Category Archives: hcolom press

an excerpt from Tire Grabbers…


The revised second edition of Tire Grabbers, speculative fiction that goes beyond Orwell and Huxley, projecting a future into which we are rapidly moving. It is the story of Moloch, a horrific force beyond good and evil that mutates out of the modern world and begins feeding on spiritual marrow, threatening Mankind’s extinction. And it is the story of the children who challenge Moloch, with their innocence and with an army of mind creatures that they tirecover500eject into the outer world and call (for reasons that become evident as the plot thickens) Tire Grabbers. The first edition attracted a cult following and received ravereviews. Please click here… or the cover above if you are interested in buying this book.

Also available in e-book format for $9.00 from Metropolis/Outlaw Poetry. Use the following link and scroll to the bottom of the page for e-book ordering information.

This, then, was the dawning of the Third Great Era of humanity. The Age of Innocence had erupted into the Era of the Great Schism, and now Moloch was radiating out over the earth like the shadow from an eclipsed sun — colorless, invisible, neither good nor evil, without conscience or consciousness, devouring spiritual marrow and washing it down with darkness.

The transition from the Era of the Great Schism into the Reign of Moloch had been building incrementally since Moloch began surfacing from its dormant state at the dawn of the Industrial Revolution. In the Hard World, where evil was the prime mover, self-induced mind manipulation blinded the Hunters to what was taking place, and in the Secret Place, where the Dreamers took it as a given that goodness prevailed, the blind spot was the result of a complacency that they took for serenity. As a result, no one anywhere saw coming what had now arrived — the full awakening of Moloch.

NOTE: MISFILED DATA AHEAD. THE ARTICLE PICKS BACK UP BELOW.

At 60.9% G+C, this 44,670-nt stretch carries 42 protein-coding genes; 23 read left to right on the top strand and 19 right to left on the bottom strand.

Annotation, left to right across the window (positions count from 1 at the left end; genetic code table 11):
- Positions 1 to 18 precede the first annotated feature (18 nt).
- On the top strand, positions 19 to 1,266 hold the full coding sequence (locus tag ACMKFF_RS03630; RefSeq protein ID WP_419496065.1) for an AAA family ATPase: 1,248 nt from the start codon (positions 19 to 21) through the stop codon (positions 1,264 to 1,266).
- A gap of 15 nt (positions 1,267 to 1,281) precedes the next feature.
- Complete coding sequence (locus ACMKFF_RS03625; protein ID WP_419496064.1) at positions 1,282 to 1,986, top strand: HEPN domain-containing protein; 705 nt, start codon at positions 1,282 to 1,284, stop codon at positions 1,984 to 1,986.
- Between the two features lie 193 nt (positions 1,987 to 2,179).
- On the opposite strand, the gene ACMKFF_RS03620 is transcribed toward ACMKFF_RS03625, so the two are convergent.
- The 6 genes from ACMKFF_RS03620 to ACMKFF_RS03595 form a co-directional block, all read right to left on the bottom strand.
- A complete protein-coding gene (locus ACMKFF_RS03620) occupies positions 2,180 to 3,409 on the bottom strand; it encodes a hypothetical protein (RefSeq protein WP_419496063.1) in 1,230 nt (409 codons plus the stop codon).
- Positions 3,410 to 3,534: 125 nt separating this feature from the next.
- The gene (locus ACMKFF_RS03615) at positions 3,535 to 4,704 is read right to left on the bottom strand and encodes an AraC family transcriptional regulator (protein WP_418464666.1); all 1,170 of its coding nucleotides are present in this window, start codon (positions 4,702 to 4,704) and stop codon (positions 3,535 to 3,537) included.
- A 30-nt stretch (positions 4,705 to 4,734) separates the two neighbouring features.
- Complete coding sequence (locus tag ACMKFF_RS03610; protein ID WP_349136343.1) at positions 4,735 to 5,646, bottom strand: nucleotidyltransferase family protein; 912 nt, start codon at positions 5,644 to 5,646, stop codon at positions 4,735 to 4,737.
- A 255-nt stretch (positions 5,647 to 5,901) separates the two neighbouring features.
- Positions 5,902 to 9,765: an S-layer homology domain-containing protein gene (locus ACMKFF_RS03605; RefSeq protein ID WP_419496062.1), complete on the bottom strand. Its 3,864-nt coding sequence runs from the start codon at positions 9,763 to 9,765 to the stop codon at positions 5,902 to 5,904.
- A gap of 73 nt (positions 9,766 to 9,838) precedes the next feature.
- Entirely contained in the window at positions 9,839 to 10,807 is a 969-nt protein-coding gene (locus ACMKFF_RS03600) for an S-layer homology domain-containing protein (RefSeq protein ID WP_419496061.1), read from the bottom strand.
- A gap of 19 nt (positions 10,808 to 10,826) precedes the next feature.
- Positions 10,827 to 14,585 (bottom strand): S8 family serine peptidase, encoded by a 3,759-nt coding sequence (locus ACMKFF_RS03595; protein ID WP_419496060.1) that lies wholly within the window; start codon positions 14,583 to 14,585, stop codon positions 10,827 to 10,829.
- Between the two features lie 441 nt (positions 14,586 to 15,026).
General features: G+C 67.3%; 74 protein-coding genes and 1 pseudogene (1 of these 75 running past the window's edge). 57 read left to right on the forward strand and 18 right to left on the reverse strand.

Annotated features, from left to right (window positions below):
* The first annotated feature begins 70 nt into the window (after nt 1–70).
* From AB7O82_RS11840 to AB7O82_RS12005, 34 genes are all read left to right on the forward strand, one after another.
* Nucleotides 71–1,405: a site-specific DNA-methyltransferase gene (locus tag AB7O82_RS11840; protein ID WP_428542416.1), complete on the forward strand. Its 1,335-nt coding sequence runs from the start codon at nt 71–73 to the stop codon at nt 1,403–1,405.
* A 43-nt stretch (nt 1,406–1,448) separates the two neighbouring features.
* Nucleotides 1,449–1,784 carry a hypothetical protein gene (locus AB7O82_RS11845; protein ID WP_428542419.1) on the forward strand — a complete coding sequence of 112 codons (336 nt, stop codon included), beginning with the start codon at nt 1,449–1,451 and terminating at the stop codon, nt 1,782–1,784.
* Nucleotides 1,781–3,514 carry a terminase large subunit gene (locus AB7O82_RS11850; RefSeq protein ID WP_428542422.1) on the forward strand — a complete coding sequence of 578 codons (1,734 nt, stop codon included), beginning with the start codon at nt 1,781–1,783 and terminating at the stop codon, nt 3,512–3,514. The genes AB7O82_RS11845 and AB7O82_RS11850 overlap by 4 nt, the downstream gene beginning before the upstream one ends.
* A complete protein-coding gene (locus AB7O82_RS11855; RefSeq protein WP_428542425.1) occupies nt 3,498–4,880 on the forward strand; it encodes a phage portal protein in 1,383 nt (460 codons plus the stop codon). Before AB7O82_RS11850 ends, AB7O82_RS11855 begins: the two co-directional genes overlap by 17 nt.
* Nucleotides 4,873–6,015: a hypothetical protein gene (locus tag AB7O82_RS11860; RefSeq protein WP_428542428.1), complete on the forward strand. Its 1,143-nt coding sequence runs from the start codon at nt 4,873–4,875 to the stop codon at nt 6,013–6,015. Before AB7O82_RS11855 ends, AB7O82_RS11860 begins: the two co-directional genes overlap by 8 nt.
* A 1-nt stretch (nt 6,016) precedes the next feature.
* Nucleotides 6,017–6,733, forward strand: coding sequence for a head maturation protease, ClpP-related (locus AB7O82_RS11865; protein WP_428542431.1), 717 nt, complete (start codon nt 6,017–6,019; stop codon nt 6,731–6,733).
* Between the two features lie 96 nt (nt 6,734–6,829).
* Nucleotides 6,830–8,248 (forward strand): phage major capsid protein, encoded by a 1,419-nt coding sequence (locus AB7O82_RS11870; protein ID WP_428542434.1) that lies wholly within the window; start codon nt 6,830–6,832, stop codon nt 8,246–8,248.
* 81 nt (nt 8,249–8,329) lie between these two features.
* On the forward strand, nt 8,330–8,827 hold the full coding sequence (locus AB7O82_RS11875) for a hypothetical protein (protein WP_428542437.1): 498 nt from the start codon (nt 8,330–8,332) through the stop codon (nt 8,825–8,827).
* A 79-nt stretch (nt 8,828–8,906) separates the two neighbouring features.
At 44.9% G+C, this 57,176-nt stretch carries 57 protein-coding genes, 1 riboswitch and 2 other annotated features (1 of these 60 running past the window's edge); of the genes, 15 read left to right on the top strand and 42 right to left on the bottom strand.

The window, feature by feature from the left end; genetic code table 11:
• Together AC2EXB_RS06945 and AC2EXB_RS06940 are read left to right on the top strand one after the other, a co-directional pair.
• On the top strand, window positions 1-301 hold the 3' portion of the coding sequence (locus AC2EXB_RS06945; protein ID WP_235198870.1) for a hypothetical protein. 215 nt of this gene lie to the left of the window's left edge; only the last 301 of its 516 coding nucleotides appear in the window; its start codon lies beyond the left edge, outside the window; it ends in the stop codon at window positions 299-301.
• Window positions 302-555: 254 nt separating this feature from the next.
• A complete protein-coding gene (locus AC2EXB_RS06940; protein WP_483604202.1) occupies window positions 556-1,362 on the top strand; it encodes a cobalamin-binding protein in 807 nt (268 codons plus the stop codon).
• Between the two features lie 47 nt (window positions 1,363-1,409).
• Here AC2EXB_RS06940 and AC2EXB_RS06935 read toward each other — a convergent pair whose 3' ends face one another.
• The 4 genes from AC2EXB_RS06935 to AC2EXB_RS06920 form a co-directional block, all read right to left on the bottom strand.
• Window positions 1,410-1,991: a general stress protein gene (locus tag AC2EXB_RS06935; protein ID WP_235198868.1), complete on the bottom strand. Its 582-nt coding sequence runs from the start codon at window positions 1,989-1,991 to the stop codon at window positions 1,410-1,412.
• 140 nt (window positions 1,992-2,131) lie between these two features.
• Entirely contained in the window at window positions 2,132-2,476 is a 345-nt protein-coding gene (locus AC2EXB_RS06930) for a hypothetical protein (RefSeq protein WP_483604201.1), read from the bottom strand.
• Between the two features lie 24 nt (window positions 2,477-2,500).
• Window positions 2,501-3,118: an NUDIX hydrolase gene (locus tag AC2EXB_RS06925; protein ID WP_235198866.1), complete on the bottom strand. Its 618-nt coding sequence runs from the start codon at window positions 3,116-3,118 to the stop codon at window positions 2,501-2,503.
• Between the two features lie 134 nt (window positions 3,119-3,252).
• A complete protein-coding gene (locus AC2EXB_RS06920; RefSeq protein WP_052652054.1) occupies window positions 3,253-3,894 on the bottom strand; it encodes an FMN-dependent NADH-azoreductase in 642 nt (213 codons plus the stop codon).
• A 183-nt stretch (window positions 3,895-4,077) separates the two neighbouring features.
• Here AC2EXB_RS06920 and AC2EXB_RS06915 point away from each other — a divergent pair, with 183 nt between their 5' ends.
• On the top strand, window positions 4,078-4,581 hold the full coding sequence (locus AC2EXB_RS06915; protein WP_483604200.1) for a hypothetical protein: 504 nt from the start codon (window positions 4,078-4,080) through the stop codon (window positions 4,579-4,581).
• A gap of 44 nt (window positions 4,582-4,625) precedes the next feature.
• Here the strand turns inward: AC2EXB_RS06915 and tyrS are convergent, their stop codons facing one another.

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John Bennett | In Defense of Differences

Born Into Water by John Bennett

The poem below is included in Born Into Water a book of poems by John Bennett. If you’re interested in purchasing this book, go here…


In Defense of Differences

It’s okay if
weed’s not
your bag but
don’t knock
people who
smoke it like
Louis Armstrong
all his life or
Mose Allison who
cut a
album at
the age of
82 or
my friend
Joe in
his 80s
who is
planning to
cross the
in a

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listening to townes van zandt | poem by Mark Hartenbach

The Sound of Music by Mark Hartenbach

The poem below by Mark Hartenbach is included in his Hcolom Press book of poems titled “The Sound of Music” which can be purchased by going to this link…

listening to townes van zandt’s “live at the old quarter”
thinking how my therapist said that here in the valley
most of the people have a fatalistic world-view…

Mark Hartenbach

a documentary was released recently
on the life & music of townes van zandt
a hard living songwriter
i bought this on vinyl maybe twenty-five years ago
but i’m listening to the cd now
i found it in a bargain bin
not on the original tomato label
but i think since tomato has re-released it
because of the renewed interest in him
there are two dozen tracks
but strangely enough
he kicks it off with “pancho & lefty”
by far his most well known song
that’s been recorded many times
& i believe was a big hit for willie nelson
my favorite van zandt song is “waitin’ round to die”
i read that he wrote this song right after getting married
he went in a closet & told his bride he was going to write a song
she must have been expecting a romantic love song
but instead he sang this fatalist ode about wife-beating
robbery & prison, a woman taking all his money
& the best friend he’s ever seen — codeine
i’ve played this song hundreds of times
it’s one of a few that i can remember all the words to

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John Bennett | Passing on the Fire

Passing on the Fire  by  John Bennett | click the cover if you are interested in buying this book...

Passing on the Fire


John Bennett

In 1987 I published a piece of journalism in The Clinton Street Quarterly that won the Darrell Bob Houston Award. That kicked off a sporadic burst of journalistic writing that appeared primarily in the Seattle Weekly and the Ellensburg Daily Record. Passing on the Fire consists of selections from that writing. Below is the introduction to the collection that gives you a little more detail.

Introduction to Passing on the Fire:

Journalism has never been my main bag, although in the distant past I did receive a partial journalism scholarship from The American Legion. The American Legion! I sat through the first half of orientation at the University of Connecticut and on break walked out the door and down the road into real life, where I’ve been knocking around ever since.

What journalism I did wind up writing went down sporadically from 1987 until 2001. What kicked it off was De-euphemizing the Sixties, a piece on a Grateful Dead/Bob Dylan concert published in The Clinton Street Quarterly, now defunct but then coming out of Portland, Oregon. It was my way of easing back into the action after a two-year writing hiatus, and it won the Darrell Bob Houston Award.